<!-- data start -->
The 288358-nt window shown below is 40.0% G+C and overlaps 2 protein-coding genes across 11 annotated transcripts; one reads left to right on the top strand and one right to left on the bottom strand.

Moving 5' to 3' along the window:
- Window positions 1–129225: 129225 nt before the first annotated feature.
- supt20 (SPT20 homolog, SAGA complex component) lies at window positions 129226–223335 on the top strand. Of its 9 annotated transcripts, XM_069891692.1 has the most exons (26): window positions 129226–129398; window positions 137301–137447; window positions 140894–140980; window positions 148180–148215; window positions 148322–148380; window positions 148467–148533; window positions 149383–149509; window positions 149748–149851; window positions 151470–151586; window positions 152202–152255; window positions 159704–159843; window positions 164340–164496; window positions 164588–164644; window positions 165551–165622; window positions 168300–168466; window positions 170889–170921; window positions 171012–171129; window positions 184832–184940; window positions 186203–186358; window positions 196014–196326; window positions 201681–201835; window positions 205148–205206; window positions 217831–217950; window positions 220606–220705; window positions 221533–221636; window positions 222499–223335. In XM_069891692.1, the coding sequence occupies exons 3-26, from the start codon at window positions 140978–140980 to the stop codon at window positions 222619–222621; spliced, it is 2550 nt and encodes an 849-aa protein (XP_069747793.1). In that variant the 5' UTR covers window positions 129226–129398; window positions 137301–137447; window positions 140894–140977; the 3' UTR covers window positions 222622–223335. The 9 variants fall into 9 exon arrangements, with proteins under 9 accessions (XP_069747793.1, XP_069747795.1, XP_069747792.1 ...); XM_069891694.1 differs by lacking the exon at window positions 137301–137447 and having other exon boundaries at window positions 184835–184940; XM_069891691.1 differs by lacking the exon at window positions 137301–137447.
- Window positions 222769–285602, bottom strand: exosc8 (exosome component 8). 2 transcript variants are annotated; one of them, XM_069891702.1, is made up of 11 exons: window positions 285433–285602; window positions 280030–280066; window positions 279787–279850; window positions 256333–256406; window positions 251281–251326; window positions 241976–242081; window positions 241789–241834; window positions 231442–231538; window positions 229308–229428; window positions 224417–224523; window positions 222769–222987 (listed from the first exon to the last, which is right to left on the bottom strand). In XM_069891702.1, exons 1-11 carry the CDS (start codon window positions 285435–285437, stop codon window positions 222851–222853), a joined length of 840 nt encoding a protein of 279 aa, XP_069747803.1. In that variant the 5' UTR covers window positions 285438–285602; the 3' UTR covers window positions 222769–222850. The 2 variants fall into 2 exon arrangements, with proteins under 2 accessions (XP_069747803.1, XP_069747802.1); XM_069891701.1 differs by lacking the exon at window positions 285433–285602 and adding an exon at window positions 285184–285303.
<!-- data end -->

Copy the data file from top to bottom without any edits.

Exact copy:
The 288358-nt window shown below is 40.0% G+C and overlaps 2 protein-coding genes across 11 annotated transcripts; one reads left to right on the top strand and one right to left on the bottom strand.

Moving 5' to 3' along the window:
- Window positions 1–129225: 129225 nt before the first annotated feature.
- supt20 (SPT20 homolog, SAGA complex component) lies at window positions 129226–223335 on the top strand. Of its 9 annotated transcripts, XM_069891692.1 has the most exons (26): window positions 129226–129398; window positions 137301–137447; window positions 140894–140980; window positions 148180–148215; window positions 148322–148380; window positions 148467–148533; window positions 149383–149509; window positions 149748–149851; window positions 151470–151586; window positions 152202–152255; window positions 159704–159843; window positions 164340–164496; window positions 164588–164644; window positions 165551–165622; window positions 168300–168466; window positions 170889–170921; window positions 171012–171129; window positions 184832–184940; window positions 186203–186358; window positions 196014–196326; window positions 201681–201835; window positions 205148–205206; window positions 217831–217950; window positions 220606–220705; window positions 221533–221636; window positions 222499–223335. In XM_069891692.1, the coding sequence occupies exons 3-26, from the start codon at window positions 140978–140980 to the stop codon at window positions 222619–222621; spliced, it is 2550 nt and encodes an 849-aa protein (XP_069747793.1). In that variant the 5' UTR covers window positions 129226–129398; window positions 137301–137447; window positions 140894–140977; the 3' UTR covers window positions 222622–223335. The 9 variants fall into 9 exon arrangements, with proteins under 9 accessions (XP_069747793.1, XP_069747795.1, XP_069747792.1 ...); XM_069891694.1 differs by lacking the exon at window positions 137301–137447 and having other exon boundaries at window positions 184835–184940; XM_069891691.1 differs by lacking the exon at window positions 137301–137447.
- Window positions 222769–285602, bottom strand: exosc8 (exosome component 8). 2 transcript variants are annotated; one of them, XM_069891702.1, is made up of 11 exons: window positions 285433–285602; window positions 280030–280066; window positions 279787–279850; window positions 256333–256406; window positions 251281–251326; window positions 241976–242081; window positions 241789–241834; window positions 231442–231538; window positions 229308–229428; window positions 224417–224523; window positions 222769–222987 (listed from the first exon to the last, which is right to left on the bottom strand). In XM_069891702.1, exons 1-11 carry the CDS (start codon window positions 285435–285437, stop codon window positions 222851–222853), a joined length of 840 nt encoding a protein of 279 aa, XP_069747803.1. In that variant the 5' UTR covers window positions 285438–285602; the 3' UTR covers window positions 222769–222850. The 2 variants fall into 2 exon arrangements, with proteins under 2 accessions (XP_069747803.1, XP_069747802.1); XM_069891701.1 differs by lacking the exon at window positions 285433–285602 and adding an exon at window positions 285184–285303.